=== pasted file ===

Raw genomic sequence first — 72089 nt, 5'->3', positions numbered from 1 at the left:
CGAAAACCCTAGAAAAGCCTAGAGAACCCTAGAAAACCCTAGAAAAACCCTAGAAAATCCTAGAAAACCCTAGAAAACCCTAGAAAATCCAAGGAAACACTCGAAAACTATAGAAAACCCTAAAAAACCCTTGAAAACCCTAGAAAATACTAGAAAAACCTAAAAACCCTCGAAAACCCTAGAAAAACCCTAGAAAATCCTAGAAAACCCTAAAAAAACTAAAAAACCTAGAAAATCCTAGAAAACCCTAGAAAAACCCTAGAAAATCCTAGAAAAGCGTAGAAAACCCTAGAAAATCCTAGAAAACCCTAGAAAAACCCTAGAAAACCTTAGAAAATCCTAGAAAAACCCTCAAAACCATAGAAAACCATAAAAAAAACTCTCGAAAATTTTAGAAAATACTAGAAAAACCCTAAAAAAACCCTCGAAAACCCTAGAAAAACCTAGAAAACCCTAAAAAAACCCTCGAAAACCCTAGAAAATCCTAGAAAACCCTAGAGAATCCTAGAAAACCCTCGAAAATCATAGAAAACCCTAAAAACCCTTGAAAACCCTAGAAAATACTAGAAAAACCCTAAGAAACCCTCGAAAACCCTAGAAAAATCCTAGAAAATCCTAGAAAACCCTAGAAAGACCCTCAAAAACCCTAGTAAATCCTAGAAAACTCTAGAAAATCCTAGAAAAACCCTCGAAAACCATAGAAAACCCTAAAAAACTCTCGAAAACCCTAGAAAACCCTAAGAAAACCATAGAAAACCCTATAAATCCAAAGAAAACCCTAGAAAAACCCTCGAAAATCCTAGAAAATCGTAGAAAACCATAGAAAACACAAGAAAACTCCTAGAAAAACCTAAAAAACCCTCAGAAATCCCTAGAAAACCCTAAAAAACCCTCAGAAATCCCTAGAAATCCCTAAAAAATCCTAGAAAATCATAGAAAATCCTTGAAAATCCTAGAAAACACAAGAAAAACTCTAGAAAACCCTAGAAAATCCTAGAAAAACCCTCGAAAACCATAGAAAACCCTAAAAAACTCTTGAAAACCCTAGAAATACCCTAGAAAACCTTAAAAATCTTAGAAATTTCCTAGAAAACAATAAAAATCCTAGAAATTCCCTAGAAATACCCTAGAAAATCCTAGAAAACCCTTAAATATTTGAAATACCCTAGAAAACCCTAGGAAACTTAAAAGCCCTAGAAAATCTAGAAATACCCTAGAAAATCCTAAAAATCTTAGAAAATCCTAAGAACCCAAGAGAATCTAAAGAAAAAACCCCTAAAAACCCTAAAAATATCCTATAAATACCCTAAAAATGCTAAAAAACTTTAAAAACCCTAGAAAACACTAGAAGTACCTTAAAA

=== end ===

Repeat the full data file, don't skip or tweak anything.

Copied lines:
Raw genomic sequence first — 72089 nt, 5'->3', positions numbered from 1 at the left:
CGAAAACCCTAGAAAAGCCTAGAGAACCCTAGAAAACCCTAGAAAAACCCTAGAAAATCCTAGAAAACCCTAGAAAACCCTAGAAAATCCAAGGAAACACTCGAAAACTATAGAAAACCCTAAAAAACCCTTGAAAACCCTAGAAAATACTAGAAAAACCTAAAAACCCTCGAAAACCCTAGAAAAACCCTAGAAAATCCTAGAAAACCCTAAAAAAACTAAAAAACCTAGAAAATCCTAGAAAACCCTAGAAAAACCCTAGAAAATCCTAGAAAAGCGTAGAAAACCCTAGAAAATCCTAGAAAACCCTAGAAAAACCCTAGAAAACCTTAGAAAATCCTAGAAAAACCCTCAAAACCATAGAAAACCATAAAAAAAACTCTCGAAAATTTTAGAAAATACTAGAAAAACCCTAAAAAAACCCTCGAAAACCCTAGAAAAACCTAGAAAACCCTAAAAAAACCCTCGAAAACCCTAGAAAATCCTAGAAAACCCTAGAGAATCCTAGAAAACCCTCGAAAATCATAGAAAACCCTAAAAACCCTTGAAAACCCTAGAAAATACTAGAAAAACCCTAAGAAACCCTCGAAAACCCTAGAAAAATCCTAGAAAATCCTAGAAAACCCTAGAAAGACCCTCAAAAACCCTAGTAAATCCTAGAAAACTCTAGAAAATCCTAGAAAAACCCTCGAAAACCATAGAAAACCCTAAAAAACTCTCGAAAACCCTAGAAAACCCTAAGAAAACCATAGAAAACCCTATAAATCCAAAGAAAACCCTAGAAAAACCCTCGAAAATCCTAGAAAATCGTAGAAAACCATAGAAAACACAAGAAAACTCCTAGAAAAACCTAAAAAACCCTCAGAAATCCCTAGAAAACCCTAAAAAACCCTCAGAAATCCCTAGAAATCCCTAAAAAATCCTAGAAAATCATAGAAAATCCTTGAAAATCCTAGAAAACACAAGAAAAACTCTAGAAAACCCTAGAAAATCCTAGAAAAACCCTCGAAAACCATAGAAAACCCTAAAAAACTCTTGAAAACCCTAGAAATACCCTAGAAAACCTTAAAAATCTTAGAAATTTCCTAGAAAACAATAAAAATCCTAGAAATTCCCTAGAAATACCCTAGAAAATCCTAGAAAACCCTTAAATATTTGAAATACCCTAGAAAACCCTAGGAAACTTAAAAGCCCTAGAAAATCTAGAAATACCCTAGAAAATCCTAAAAATCTTAGAAAATCCTAAGAACCCAAGAGAATCTAAAGAAAAAACCCCTAAAAACCCTAAAAATATCCTATAAATACCCTAAAAATGCTAAAAAACTTTAAAAACCCTAGAAAACACTAGAAGTACCTTAAAA